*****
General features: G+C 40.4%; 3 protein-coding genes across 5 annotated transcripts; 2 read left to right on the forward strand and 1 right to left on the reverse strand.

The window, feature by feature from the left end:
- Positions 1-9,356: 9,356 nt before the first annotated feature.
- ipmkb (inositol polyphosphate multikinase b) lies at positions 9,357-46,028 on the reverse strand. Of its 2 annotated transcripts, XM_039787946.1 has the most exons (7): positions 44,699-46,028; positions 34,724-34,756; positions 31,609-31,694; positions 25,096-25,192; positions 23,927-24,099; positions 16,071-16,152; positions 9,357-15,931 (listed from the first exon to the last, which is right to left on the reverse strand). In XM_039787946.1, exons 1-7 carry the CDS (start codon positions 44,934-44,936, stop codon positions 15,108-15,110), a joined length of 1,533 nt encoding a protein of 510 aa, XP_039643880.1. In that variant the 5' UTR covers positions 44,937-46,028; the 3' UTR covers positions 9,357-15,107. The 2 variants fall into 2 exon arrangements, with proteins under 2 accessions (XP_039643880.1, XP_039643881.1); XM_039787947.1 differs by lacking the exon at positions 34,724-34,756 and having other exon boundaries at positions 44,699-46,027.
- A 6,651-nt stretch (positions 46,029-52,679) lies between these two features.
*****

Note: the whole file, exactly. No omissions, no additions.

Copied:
General features: G+C 40.4%; 3 protein-coding genes across 5 annotated transcripts; 2 read left to right on the forward strand and 1 right to left on the reverse strand.

The window, feature by feature from the left end:
- Positions 1-9,356: 9,356 nt before the first annotated feature.
- ipmkb (inositol polyphosphate multikinase b) lies at positions 9,357-46,028 on the reverse strand. Of its 2 annotated transcripts, XM_039787946.1 has the most exons (7): positions 44,699-46,028; positions 34,724-34,756; positions 31,609-31,694; positions 25,096-25,192; positions 23,927-24,099; positions 16,071-16,152; positions 9,357-15,931 (listed from the first exon to the last, which is right to left on the reverse strand). In XM_039787946.1, exons 1-7 carry the CDS (start codon positions 44,934-44,936, stop codon positions 15,108-15,110), a joined length of 1,533 nt encoding a protein of 510 aa, XP_039643880.1. In that variant the 5' UTR covers positions 44,937-46,028; the 3' UTR covers positions 9,357-15,107. The 2 variants fall into 2 exon arrangements, with proteins under 2 accessions (XP_039643880.1, XP_039643881.1); XM_039787947.1 differs by lacking the exon at positions 34,724-34,756 and having other exon boundaries at positions 44,699-46,027.
- A 6,651-nt stretch (positions 46,029-52,679) lies between these two features.